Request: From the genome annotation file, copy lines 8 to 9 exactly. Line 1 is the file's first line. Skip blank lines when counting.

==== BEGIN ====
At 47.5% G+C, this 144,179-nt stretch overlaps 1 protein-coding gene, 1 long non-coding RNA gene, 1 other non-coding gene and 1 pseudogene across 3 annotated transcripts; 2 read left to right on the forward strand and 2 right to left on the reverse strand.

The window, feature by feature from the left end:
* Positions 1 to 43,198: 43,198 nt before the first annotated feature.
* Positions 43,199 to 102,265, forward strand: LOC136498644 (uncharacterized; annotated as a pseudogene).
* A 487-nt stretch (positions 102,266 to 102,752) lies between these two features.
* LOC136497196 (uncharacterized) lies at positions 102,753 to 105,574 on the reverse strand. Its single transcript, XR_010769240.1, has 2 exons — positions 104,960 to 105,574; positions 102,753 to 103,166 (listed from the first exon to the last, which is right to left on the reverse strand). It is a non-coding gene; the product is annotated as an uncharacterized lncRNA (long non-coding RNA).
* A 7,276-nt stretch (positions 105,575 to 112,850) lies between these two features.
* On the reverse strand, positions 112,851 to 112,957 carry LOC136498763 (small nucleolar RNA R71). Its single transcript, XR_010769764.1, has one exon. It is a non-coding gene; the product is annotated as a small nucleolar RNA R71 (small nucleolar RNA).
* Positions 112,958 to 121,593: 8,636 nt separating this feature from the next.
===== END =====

* On the reverse strand, positions 112,851 to 112,957 carry LOC136498763 (small nucleolar RNA R71). Its single transcript, XR_010769764.1, has one exon. It is a non-coding gene; the product is annotated as a small nucleolar RNA R71 (small nucleolar RNA).
* Positions 112,958 to 121,593: 8,636 nt separating this feature from the next.